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While high school graduation rates have improved recently, the United States still faces a significant problem with students dropping out of high school or failing to complete school on time. About 25% of students who start high school as 9th graders fail to graduate four years later. There are a myriad of factors that affect whether or not a student drops out of school, and dropping out is considered to be more of a “process” than a single event. While some ethic groups, such as African-American and Hispanic students are more likely to drop out, the factors that cause a student to drop out are complex and varied. In fact, one might predict that students of parents who have college degrees themselves would not drop out at high rates.
However, data from a National Center for Educational Statistics longitudinal study of 20,000 students entering high school in 2009 found that while dropout rates are correlated to a parent’s educational attainment, the education level of a parent does not protect a student from becoming a dropout. In fact, 1 in 5 high school dropouts in the study had parents who had earned a bachelor’s degree or higher. While this rate is better than the nearly 4 in 10 high school dropouts whose parents had only completed high school or a GED program, we must acknowledge that even when parents have attained a college education themselves, their children may or may not be destined to do the same.Some of the factors that make a student more likely to drop out, unfortunately, cannot be remedied at the high school level, including poor academic performance starting in early elementary school. Yet, there are some factors that high schools can address, and as administrators, we need to be aware of those.
We can, at the high school level, attend to student engagement in an effort to to raise graduation rates. Disengagement from school, which can manifest as lack of attendance or lack of attending in class, is a predictor of failure to complete high school. When students are actively involved in class and actively involved in the social culture of the school, they are more likely to graduate and graduate on time. Further, when students have goals and expectations that they will continue their education beyond high school, they are less likely to drop out of school. Schools that help students to see the relevance of their high school courses and how those courses are preparing them for their lives beyond high school are more likely to engage students and keep them in school.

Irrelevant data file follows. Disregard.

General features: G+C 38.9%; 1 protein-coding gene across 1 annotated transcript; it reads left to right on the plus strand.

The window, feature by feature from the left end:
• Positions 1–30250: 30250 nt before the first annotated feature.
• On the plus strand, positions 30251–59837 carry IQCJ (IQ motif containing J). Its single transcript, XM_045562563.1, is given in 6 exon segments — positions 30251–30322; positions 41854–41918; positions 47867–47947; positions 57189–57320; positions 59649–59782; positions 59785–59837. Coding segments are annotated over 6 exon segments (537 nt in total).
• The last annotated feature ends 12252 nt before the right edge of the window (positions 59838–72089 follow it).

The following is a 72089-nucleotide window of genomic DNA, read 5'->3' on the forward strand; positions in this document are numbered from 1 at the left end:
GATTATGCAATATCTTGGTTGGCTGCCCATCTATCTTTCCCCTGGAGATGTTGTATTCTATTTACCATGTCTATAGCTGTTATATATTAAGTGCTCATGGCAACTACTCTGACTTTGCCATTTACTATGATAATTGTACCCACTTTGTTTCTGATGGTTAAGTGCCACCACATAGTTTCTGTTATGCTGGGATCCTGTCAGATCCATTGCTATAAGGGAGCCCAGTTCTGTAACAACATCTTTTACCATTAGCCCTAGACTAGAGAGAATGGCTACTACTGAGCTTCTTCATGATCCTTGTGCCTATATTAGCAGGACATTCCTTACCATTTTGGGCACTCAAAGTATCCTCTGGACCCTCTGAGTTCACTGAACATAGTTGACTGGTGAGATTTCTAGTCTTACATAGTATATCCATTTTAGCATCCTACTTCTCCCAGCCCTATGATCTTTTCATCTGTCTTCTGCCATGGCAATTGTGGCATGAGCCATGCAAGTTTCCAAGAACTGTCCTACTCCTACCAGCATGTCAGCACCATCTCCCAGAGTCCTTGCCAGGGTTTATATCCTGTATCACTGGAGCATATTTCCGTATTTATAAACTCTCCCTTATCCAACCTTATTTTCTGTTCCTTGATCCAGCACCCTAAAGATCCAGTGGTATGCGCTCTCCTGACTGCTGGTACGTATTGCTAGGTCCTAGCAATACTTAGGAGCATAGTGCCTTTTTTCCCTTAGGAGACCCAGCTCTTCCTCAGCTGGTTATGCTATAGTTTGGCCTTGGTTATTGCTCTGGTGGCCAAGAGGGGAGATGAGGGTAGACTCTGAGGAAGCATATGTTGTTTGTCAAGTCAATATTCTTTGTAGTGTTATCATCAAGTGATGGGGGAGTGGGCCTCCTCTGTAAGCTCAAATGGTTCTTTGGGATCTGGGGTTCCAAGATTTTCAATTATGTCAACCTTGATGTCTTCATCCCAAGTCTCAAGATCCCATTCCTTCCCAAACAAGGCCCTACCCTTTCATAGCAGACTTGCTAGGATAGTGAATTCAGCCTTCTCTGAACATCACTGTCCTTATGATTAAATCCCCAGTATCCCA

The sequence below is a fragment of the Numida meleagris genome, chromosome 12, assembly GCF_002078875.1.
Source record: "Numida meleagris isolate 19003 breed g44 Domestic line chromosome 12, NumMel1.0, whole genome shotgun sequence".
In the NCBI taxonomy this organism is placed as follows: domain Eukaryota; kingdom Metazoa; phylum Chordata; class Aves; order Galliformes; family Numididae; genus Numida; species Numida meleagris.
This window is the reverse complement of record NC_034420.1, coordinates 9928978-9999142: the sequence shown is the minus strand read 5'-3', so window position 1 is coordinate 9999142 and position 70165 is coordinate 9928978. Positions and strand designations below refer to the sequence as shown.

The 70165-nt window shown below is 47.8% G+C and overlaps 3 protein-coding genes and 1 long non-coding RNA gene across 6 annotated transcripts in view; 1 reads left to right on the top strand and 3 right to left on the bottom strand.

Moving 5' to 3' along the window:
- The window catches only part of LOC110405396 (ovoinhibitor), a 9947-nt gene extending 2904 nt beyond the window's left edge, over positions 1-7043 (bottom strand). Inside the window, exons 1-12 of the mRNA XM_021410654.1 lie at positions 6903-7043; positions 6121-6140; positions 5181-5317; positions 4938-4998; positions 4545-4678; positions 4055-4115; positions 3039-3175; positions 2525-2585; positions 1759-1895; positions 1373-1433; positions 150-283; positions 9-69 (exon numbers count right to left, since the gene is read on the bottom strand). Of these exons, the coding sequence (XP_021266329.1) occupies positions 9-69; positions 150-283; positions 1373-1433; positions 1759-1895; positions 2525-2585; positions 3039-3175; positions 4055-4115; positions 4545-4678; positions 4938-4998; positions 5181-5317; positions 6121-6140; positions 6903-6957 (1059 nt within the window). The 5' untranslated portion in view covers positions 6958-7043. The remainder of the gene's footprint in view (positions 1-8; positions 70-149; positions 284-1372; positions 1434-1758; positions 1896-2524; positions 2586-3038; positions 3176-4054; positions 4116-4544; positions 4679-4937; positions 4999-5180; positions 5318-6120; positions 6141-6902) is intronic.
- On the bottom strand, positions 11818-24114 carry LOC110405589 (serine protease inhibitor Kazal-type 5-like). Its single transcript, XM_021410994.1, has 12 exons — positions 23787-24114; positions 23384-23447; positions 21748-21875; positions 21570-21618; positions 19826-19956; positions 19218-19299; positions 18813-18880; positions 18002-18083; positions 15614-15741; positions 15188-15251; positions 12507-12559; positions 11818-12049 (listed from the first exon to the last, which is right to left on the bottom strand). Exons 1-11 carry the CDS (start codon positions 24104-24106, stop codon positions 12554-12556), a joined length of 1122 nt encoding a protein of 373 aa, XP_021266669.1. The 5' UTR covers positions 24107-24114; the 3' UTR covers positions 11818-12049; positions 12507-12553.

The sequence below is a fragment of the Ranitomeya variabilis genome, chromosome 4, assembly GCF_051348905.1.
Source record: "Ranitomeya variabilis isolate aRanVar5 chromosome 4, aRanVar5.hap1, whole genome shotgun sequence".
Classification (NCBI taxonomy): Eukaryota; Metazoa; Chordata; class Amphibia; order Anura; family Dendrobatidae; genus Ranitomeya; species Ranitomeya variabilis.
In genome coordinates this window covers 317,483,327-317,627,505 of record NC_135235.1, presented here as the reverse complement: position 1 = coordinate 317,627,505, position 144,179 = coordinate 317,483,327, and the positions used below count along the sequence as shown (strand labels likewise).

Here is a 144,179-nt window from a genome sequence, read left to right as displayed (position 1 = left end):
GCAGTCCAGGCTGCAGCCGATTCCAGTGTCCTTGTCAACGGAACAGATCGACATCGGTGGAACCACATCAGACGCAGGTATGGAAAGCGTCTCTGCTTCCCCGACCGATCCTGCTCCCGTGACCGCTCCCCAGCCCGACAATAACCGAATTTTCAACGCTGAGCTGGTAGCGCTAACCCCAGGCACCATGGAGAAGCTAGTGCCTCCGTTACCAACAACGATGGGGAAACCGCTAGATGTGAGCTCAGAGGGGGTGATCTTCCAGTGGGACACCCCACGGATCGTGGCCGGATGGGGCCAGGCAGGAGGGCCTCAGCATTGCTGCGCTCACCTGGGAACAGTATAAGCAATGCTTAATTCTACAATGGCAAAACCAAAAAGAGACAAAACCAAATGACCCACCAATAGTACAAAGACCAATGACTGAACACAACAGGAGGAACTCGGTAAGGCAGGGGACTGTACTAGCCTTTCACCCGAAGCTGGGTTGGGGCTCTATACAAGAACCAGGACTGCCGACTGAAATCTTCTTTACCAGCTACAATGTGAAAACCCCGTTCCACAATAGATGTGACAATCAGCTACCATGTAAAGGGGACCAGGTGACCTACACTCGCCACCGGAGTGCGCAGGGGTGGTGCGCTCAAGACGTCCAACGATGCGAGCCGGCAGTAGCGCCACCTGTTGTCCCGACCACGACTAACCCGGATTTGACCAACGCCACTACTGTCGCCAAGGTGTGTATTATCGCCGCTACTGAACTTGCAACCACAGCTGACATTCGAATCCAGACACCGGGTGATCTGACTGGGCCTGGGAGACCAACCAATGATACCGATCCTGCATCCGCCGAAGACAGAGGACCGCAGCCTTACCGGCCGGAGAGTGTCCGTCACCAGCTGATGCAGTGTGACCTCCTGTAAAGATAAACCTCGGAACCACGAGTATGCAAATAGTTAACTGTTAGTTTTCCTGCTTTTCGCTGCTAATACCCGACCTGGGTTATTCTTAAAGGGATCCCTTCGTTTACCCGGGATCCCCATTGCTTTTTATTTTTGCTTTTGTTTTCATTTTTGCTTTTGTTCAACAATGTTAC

While we are addressing the problem of students who are physically dropping out of school, we also must attend to whether or not our students are using their high school coursework to prepare them for their future goals and aspirations. Even if they attend high school for four years, can we ensure that they have used their time wisely and that they are well-prepared for the next steps in their life journey? The longitudinal study of students who entered high school in 2009 found that while 23% of those students wanted to enter a STEM major in college, only 15% of them had earned at least partial credit in calculus. Further, as of the fall of the year after they graduated, 16% of the graduates had not applied to any type of postsecondary program, and 23% were still “undecided” about their future plans. So, even when students do not drop out of school, some of them are reaching their graduation day with little to no idea of how to take those next crucial steps in their lives. In fact, the data from the longitudinal study shows that nearly 50% of students do not continue on to postsecondary education. This research points to an indication that there may be an issue with the transition process in education.
Dalton, B., Ingels, S.J., and Fritch, L. (2016). High School Longitudinal Study of 2009 (HSLS:09) 2013 Update and High School Transcript Study: A First Look at Fall 2009 Ninth-Graders in 2013 (NCES 2015-037rev). U.S. Department of Education. Washington, DC: National Center for Education Statistics. Retrieved from http://nces.ed.gov/pubsearch.
National Center for Educational Statistics. (2016). Datalab Quickstats. U.S. Department of Education. Washington, DC: National Center for Education Statistics. Retrieved from http://nces.ed.gov/datalab/quickstats/createtable.aspx
Rumberger, R. & Lim, S.A. (n.d.). Why students drop out of school: A review of 25 years of research. California Dropout Research Project: Policy Brief 15. UC Santa Barbara. Retrieved from: http://www.slocounty.ca.gov/Assets/CSN/PDF/Flyer+-+Why+students+drop+out.pdf